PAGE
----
It’s an amphibious pleasure boat that’s supposed to drive on land and float on water, but one London Duck Tours vessel could barely move Sunday after it caught fire and sent 28 tourists diving to safety in the River Thames just yards from the Houses of Parliament.
The passengers, including some as young as 6 years old, dove into the Thames as smoke billowed out of the vessel, spurring fears of an impending explosion. “A number of people jumped into the water, but they were soon rescued and fortunately at this stage it doesn’t look like anyone’s been seriously injured,” said Neil Withers of the London Fire Brigade. “People are clearly cold, wet and in shock, but they were pulled from the water really quickly, and that’s testament to the work of our firefighters, other emergency rescue teams and others who rushed to the scene to help.”
Withers added that the bus-boat hybrid was about 33 percent destroyed during the incident. The fire brigade towed it to shore Sunday afternoon.
London Duck Tours said the “distressing situation” happened aboard the ship Cleopatra just before noon local time (7 a.m. EDT), but added that all passengers were safe and sound. Three tourists who were taken to St. Thomas’ Hospital for minor smoke inhalation, including a pregnant woman, were all discharged by Sunday evening, according to local authorities. Paramedics treated others at the scene for the effects of cold and shock.
“We would like to thank the company’s crew, the emergency services and the fellow boat operators who all attended the scene for the excellent service and response they provided as part of the evacuation procedures,” London Duck Tours Managing Director John Bigos said in a statement.
Continue Reading Below
Bigos noted that beginning Monday London Duck Tours would run a “land only service” until it can establish the cause of the fire. He added that the popular tour operator runs “a fully modernized fleet of nine vehicles that have been completely rebuilt and refurbished between 2002 and 2012,” including purpose-built hulls, new engines, computerized systems and steering equipment.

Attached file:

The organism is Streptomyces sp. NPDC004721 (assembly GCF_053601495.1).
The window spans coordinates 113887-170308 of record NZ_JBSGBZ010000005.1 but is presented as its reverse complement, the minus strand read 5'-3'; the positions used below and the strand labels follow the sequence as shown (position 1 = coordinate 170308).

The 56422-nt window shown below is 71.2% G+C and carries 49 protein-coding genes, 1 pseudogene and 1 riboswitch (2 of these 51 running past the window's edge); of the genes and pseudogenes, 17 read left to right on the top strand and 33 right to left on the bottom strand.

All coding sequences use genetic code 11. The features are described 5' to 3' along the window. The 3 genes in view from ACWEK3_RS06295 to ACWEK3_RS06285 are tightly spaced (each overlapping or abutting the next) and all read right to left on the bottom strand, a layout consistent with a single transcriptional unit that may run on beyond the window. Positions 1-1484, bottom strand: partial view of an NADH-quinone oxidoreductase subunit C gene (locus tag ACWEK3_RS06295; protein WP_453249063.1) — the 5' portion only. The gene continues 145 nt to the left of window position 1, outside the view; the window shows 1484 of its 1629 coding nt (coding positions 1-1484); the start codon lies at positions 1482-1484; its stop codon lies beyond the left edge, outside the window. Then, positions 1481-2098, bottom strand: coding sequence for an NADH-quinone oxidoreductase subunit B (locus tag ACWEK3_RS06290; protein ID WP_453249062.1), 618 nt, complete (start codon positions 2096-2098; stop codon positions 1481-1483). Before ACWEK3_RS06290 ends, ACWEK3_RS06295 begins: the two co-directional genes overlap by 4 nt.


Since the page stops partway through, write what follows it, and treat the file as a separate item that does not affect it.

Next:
Bigos said the company was fully cooperating with investigators and regulatory authorities, but would not make any further comment until the Port of London Authority completes its investigation. He said comparisons in the media with incidents on another amphibious vessel in Liverpool were completely unfounded as they happened with a separate company, the Yellow Duckmarine.
The entire Yellow Duckmarine fleet was ordered out of the water in March after a vessel sank with no passengers aboard. Three months later, rescue teams saved 28 passengers after another Duckmarine tour vessel sank near Liverpool’s Albert Dock. Seventeen tourists went to a Liverpool hospital for treatment, and the company lost its license thereafter, according to local reports. A message on the company’s website says it’s “unable to run tours at present.”
The Yellow Duckmarine incidents put increasing pressure on the British government to review the safety of amphibious craft, which are based on a military design dating back to D-Day. So-called “duck tours” have also come under scrutiny in the U.S., where in 2010 two members of a Hungarian tour group were killed following an engine fire that disabled a Ride the Ducks amphibious bus on Philadelphia’s Delaware River. The families of the victims in that case reached a $15 million wrongful-death settlement last year.